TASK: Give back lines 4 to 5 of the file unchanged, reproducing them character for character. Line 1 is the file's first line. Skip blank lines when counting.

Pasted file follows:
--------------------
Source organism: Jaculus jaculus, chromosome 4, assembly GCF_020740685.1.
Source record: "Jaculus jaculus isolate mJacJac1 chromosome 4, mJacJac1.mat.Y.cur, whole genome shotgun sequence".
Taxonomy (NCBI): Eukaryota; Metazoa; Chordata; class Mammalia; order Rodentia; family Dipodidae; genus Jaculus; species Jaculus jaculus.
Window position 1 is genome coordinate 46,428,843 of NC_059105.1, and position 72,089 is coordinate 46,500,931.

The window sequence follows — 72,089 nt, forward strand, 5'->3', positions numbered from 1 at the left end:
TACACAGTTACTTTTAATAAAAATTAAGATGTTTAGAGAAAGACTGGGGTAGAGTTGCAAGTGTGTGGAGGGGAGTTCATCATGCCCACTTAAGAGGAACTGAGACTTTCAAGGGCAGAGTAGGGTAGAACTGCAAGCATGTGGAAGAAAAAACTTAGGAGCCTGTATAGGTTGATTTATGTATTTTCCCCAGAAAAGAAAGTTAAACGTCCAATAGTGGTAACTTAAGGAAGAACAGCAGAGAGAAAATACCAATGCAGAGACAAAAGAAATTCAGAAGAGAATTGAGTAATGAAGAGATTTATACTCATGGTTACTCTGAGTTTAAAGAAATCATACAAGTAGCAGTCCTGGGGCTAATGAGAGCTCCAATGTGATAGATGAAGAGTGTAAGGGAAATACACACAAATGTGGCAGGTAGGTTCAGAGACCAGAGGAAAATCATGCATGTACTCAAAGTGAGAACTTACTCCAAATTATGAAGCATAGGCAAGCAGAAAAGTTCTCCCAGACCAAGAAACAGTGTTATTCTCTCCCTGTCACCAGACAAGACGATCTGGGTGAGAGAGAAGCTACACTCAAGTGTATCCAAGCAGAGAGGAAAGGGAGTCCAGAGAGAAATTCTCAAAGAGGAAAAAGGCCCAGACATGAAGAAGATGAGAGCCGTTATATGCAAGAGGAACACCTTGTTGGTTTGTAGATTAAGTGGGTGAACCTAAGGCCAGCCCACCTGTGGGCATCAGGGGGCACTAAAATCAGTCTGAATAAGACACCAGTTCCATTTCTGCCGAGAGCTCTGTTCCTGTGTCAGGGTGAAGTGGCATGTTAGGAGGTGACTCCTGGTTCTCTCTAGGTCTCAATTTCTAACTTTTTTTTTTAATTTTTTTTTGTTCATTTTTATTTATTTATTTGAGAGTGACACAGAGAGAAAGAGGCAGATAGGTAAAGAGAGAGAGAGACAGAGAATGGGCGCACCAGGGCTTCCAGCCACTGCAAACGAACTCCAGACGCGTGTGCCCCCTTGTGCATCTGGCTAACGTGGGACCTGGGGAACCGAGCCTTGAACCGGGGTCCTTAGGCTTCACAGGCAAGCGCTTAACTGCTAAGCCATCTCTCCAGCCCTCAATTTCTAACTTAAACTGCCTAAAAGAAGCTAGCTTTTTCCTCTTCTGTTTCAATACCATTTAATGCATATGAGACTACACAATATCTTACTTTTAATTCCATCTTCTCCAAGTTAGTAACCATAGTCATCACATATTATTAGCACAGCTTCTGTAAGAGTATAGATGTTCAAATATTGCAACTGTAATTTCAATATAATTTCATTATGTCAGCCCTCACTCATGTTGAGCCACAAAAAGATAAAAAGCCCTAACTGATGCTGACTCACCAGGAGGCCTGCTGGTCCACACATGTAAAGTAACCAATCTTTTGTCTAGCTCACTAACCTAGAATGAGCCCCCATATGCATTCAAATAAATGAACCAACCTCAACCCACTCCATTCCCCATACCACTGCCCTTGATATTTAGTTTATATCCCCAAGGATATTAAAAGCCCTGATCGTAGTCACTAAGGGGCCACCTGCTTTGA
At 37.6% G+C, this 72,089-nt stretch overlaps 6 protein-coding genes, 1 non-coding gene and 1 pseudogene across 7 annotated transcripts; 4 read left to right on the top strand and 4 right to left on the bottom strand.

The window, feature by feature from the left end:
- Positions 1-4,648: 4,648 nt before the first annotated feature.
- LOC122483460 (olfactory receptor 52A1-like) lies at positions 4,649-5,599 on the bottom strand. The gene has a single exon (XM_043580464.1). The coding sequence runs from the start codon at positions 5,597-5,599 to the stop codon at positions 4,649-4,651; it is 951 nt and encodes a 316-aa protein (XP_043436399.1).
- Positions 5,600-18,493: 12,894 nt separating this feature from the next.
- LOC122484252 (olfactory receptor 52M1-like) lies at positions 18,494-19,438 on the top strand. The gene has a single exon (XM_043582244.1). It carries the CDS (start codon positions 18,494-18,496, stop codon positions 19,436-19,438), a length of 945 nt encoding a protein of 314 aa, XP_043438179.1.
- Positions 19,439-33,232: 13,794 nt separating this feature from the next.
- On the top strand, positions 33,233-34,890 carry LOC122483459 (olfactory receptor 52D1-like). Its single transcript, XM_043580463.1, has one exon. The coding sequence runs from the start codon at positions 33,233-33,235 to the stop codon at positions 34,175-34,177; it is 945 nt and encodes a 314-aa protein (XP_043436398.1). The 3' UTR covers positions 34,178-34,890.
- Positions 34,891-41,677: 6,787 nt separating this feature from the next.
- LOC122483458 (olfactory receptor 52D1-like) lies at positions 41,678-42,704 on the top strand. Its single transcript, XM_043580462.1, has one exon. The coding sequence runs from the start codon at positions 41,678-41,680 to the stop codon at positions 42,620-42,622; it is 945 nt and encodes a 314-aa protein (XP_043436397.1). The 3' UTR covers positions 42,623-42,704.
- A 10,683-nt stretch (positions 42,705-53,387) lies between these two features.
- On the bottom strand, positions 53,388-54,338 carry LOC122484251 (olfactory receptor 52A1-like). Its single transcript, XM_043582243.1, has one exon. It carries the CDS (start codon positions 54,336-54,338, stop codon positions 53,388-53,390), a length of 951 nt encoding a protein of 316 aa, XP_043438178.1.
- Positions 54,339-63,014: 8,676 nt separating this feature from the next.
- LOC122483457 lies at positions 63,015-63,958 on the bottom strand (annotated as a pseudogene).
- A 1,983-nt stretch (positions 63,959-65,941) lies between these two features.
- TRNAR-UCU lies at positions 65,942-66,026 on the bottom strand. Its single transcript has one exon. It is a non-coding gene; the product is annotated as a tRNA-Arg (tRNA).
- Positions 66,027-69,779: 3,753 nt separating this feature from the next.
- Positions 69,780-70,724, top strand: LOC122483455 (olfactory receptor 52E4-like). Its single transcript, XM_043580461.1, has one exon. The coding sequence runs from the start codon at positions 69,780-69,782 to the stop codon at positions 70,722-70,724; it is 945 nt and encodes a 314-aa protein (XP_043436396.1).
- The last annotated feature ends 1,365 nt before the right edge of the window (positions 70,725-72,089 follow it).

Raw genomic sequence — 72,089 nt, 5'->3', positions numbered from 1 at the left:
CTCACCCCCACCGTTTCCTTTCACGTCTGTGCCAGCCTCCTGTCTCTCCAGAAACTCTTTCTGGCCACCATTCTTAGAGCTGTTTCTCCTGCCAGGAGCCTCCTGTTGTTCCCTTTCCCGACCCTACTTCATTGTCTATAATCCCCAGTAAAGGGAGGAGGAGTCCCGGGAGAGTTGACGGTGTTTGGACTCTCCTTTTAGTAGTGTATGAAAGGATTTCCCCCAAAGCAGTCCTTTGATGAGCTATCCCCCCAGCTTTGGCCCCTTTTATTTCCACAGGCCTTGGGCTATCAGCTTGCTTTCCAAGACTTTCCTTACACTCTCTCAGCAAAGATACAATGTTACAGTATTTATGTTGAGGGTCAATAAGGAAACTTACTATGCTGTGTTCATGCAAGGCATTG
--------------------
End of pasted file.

Window position 1 is genome coordinate 46,428,843 of NC_059105.1, and position 72,089 is coordinate 46,500,931.

The window sequence follows — 72,089 nt, forward strand, 5'->3', positions numbered from 1 at the left end: